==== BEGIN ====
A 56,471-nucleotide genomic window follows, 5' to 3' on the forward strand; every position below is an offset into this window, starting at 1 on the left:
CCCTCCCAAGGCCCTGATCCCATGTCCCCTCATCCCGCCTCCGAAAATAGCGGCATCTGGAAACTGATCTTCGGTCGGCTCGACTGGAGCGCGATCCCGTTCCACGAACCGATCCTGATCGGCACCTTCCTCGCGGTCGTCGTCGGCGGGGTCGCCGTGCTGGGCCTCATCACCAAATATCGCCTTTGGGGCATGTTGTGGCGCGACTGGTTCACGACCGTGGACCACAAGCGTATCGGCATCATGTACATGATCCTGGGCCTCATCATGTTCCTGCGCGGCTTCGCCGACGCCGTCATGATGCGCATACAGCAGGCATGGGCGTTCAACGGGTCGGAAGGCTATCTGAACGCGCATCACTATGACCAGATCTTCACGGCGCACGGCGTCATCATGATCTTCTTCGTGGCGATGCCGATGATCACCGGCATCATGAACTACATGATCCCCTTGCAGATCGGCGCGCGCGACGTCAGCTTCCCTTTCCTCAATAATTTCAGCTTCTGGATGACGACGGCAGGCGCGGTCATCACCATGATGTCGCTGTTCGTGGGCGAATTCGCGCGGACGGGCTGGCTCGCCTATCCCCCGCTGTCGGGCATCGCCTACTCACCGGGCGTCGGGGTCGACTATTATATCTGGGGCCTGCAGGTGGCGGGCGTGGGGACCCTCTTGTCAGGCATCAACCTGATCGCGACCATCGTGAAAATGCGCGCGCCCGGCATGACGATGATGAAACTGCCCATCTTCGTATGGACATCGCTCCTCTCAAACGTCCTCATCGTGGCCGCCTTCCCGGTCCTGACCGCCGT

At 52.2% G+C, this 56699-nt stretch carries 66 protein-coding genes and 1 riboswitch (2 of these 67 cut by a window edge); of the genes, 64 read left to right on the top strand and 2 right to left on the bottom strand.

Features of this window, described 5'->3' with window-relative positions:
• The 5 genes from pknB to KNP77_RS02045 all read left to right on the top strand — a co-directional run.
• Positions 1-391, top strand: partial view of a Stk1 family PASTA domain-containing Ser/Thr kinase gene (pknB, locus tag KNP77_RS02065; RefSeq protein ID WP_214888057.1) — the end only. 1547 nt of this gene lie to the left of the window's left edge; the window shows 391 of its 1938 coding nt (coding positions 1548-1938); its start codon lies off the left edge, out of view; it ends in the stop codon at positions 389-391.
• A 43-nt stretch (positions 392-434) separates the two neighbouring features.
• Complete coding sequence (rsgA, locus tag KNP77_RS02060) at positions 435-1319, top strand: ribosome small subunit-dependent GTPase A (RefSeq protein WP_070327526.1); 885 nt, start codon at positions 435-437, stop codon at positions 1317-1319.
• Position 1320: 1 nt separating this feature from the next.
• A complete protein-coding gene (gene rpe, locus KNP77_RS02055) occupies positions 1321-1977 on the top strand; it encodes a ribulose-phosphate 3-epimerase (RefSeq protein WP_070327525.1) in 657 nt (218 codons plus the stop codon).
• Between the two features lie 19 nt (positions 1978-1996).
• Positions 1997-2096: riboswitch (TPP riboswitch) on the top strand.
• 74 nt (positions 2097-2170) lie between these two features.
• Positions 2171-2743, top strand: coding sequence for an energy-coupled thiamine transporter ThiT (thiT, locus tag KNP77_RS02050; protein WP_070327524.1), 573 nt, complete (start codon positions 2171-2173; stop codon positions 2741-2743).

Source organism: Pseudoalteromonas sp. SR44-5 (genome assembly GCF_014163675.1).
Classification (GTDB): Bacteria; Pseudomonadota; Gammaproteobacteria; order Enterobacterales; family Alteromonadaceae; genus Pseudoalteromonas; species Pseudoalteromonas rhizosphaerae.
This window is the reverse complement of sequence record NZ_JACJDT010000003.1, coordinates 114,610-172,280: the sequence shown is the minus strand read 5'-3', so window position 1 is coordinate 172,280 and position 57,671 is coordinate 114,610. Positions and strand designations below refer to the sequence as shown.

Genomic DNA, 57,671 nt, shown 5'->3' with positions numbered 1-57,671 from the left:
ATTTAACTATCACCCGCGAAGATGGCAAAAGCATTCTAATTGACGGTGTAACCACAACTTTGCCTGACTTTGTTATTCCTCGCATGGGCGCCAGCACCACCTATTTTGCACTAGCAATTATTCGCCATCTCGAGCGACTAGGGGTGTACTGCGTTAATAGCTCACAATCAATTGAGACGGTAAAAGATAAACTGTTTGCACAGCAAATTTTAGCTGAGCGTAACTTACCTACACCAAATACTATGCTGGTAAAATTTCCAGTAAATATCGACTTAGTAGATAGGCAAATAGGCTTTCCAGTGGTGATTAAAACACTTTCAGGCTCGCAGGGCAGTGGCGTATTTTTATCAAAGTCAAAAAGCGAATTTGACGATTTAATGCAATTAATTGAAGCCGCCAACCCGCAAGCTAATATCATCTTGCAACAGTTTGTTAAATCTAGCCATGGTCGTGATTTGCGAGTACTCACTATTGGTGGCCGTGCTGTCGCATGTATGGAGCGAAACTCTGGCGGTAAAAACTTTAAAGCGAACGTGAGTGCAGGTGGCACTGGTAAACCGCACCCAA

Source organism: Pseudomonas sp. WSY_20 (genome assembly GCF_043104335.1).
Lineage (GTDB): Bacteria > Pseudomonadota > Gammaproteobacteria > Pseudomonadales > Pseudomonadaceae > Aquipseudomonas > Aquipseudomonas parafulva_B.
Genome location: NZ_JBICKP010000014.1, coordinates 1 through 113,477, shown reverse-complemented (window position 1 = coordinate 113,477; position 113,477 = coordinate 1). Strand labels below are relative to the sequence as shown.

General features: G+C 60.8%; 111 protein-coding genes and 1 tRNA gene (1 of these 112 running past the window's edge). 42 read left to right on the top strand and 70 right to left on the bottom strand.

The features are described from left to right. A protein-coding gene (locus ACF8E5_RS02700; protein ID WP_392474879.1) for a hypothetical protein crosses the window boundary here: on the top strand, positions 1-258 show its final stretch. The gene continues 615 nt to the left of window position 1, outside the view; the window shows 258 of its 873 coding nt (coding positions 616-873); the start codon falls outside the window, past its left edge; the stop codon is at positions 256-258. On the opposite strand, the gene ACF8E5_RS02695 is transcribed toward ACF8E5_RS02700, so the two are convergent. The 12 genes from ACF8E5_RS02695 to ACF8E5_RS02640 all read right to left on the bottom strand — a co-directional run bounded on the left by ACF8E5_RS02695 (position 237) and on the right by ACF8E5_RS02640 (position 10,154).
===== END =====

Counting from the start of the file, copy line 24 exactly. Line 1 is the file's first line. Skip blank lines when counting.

The features are described from left to right. A protein-coding gene (locus ACF8E5_RS02700; protein ID WP_392474879.1) for a hypothetical protein crosses the window boundary here: on the top strand, positions 1-258 show its final stretch. The gene continues 615 nt to the left of window position 1, outside the view; the window shows 258 of its 873 coding nt (coding positions 616-873); the start codon falls outside the window, past its left edge; the stop codon is at positions 256-258. On the opposite strand, the gene ACF8E5_RS02695 is transcribed toward ACF8E5_RS02700, so the two are convergent. The 12 genes from ACF8E5_RS02695 to ACF8E5_RS02640 all read right to left on the bottom strand — a co-directional run bounded on the left by ACF8E5_RS02695 (position 237) and on the right by ACF8E5_RS02640 (position 10,154).